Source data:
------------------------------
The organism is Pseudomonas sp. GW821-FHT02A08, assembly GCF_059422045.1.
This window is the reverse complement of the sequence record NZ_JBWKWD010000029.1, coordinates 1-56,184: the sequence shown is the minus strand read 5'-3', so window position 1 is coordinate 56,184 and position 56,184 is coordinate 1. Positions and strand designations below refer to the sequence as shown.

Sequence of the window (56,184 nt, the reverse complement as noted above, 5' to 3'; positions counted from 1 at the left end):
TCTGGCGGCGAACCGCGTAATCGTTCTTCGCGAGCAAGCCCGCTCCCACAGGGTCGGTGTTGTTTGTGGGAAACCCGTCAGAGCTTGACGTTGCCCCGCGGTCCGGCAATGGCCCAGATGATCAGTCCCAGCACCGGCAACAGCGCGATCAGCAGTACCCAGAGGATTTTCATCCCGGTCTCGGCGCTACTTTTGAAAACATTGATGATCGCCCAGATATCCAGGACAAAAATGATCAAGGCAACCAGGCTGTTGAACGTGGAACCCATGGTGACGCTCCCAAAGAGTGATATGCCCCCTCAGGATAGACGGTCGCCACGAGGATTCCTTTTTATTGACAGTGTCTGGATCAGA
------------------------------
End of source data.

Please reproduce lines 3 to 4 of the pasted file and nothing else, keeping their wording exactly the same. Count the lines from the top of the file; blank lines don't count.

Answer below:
Sequence of the window (56,184 nt, the reverse complement as noted above, 5' to 3'; positions counted from 1 at the left end):
TCTGGCGGCGAACCGCGTAATCGTTCTTCGCGAGCAAGCCCGCTCCCACAGGGTCGGTGTTGTTTGTGGGAAACCCGTCAGAGCTTGACGTTGCCCCGCGGTCCGGCAATGGCCCAGATGATCAGTCCCAGCACCGGCAACAGCGCGATCAGCAGTACCCAGAGGATTTTCATCCCGGTCTCGGCGCTACTTTTGAAAACATTGATGATCGCCCAGATATCCAGGACAAAAATGATCAAGGCAACCAGGCTGTTGAACGTGGAACCCATGGTGACGCTCCCAAAGAGTGATATGCCCCCTCAGGATAGACGGTCGCCACGAGGATTCCTTTTTATTGACAGTGTCTGGATCAGA